At this great bend in the Letaba, the eye reaches far downstream. Since the floods of 2000, there’s an even greater field of vision. But Dad’s eyes seem to reach much further, beyond the jackalberries and leadwoods, beyond the log-like crocs and Bateleur speck rocking in flight. What are you thinking, Dad? Are you looking back, or forward? You know what’s to come, don’t you? It’s worse than being trapped under a storm-stricken yacht, worse than Monte Cassino, worse than a wounded gemsbok with you in its sights. I can do nothing to prevent this. It’s the fight you can’t win.

*

Dad is 8. I am minus 35. My father’s father, grandpa, works in customs and excise at Lüderitz harbour. It’s a Bavarian-style village islanded by the Atlantic Ocean on one side and a sea of Namib dunes on the other. The year is coming to an end and little Revel’s trilingual exams – in German, Afrikaans and English – are finally over. The summer hols stretch away forever. Revel is busy as a bee: learning to sail dinghies in the bay, tobogganing down enormous dunes and cycling out to the ghost town of Kolmanskop, site of a shipwreck of abandoned houses disappearing below the waves of sand. Sometimes his father takes him out to sea on the pinnace or harbour lighters when Woermann liners of the Deutsche Afrika-Linien anchor in the bay. It’s a chance to get a glimpse of 1930s Germany: the bands, the fanfare, the fashions of the first-class passengers. Revel marvels at this exotic maritime world, so different to the Depression austerity of his colonial desert village.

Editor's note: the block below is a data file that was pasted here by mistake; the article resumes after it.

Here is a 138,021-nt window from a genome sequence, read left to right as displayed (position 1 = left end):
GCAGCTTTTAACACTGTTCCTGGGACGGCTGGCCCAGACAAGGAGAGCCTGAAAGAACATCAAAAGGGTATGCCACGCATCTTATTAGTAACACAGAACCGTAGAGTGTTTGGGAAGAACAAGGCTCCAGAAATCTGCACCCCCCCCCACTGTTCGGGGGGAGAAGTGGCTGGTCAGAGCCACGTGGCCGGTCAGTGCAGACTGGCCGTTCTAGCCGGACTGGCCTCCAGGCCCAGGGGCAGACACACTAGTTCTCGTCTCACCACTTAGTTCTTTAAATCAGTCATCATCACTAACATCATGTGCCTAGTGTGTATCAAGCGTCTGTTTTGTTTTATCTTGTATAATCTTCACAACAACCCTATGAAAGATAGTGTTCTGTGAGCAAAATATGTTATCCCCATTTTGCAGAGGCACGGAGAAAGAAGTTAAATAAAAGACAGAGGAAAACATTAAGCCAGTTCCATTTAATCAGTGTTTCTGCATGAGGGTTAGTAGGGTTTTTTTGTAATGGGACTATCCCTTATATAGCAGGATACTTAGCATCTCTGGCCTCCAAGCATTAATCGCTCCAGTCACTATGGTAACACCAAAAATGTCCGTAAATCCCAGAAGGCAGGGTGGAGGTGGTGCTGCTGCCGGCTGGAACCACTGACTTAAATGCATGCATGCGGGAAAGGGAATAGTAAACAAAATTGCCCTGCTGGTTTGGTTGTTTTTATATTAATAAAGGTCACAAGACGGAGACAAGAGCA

Revel also looks forward to the Lüderitz cultural days, as well as Christmas and New Year. There’ll be beer festivals with dances and oompah bands when the town is draped in swastikas and grandpa, remembering the Somme, will stay indoors, grumbling. But Revel loves the excitement of it all. More frustrating are the rallies in the desert and camps at which the German boys train in gliders – soaring off the dune crests – and from which he and the other South African lads are excluded. The Treaty of Versailles had emasculated the Luftwaffe, but the ‘colonial boys’ will be ready when a revitalised fatherland needs fighter pilots.